Nostalgia acts don’t come any more nostalgic than the Beach Boys.
Their tour, which stopped at Merriweather Post Pavilion for a well-attended concert Friday night, commemorates the 50th summer of their perennial Southern California adolescence. Their average age? Sixty-eight.
In their ball caps and billowy shirts, they look like golfers, not surfers. None of them has the unlikely physical vitality of fellow sexagenarians Mick Jagger or Bruce Springsteen. But bolstered by nine additional singers and musicians, they matched their contemporaries’ generosity, performing two sets that added up to four dozen songs in 2 1
Ageless hits (along with some emphatic gesturing by Beach Boy Bruce Johnston) brought the audience regularly to its feet, but the long set list allowed room for some welcome visits to the weirder, more interior corners of the Beach Boys songbook, too (and to “Kokomo,” unfortunately). The return of Brian Wilson, the troubled genius whose health problems have often prevented him from touring, made this outing feel significant. Although Wilson was a grim presence, hunkered unsmiling over his piano, his vocals on lonely songs such as the alienation anthem “In My Room” and the spacey “Sail On, Sailor” were the antidote to his cousin Mike Love’s embarrassing-uncle banter.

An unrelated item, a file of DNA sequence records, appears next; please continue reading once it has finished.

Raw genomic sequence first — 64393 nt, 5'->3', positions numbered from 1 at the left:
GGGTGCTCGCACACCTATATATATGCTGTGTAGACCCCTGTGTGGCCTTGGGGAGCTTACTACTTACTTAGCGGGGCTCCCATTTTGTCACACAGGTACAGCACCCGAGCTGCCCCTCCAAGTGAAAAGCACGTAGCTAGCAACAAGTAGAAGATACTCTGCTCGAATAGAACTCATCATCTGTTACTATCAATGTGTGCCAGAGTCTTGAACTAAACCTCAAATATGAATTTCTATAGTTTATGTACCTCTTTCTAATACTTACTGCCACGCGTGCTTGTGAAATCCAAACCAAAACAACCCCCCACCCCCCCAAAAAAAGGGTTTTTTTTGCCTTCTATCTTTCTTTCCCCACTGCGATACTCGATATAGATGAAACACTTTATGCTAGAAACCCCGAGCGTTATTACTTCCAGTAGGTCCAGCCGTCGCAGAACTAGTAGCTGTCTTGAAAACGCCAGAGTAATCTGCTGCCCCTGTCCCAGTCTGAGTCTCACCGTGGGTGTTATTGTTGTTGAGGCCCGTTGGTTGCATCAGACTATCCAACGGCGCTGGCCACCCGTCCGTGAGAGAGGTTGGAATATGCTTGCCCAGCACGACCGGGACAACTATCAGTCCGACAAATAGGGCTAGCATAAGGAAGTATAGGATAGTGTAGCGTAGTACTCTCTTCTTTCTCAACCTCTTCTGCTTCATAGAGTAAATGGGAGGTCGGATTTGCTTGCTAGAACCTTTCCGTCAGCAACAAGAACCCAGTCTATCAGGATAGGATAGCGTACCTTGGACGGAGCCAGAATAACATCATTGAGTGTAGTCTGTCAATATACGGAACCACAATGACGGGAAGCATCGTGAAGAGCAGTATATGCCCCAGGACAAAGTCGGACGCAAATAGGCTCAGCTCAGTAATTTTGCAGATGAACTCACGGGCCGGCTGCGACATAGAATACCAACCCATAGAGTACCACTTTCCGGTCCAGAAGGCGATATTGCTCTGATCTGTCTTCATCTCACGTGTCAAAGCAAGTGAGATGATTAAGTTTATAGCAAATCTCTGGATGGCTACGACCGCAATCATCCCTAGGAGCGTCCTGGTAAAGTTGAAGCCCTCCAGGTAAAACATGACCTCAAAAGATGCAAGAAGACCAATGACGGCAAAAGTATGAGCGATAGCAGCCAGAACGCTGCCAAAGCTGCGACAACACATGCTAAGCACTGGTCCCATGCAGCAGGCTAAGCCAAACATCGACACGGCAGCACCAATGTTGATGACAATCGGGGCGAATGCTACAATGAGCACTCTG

Films of the group in their prime played on a giant mock-up of a console-style TV set behind the bandstand, where those additional players used a flute, a theremin, a vibraphone and a variety of percussion instruments to conjure the studio-honed perfection of the recordings. Still, the way four generations of faces in the audience lighted up during “Good Vibrations” and “Fun, Fun, Fun” was enough to melt away cynicism, like the warm California sun.
Klimek is a freelance writer.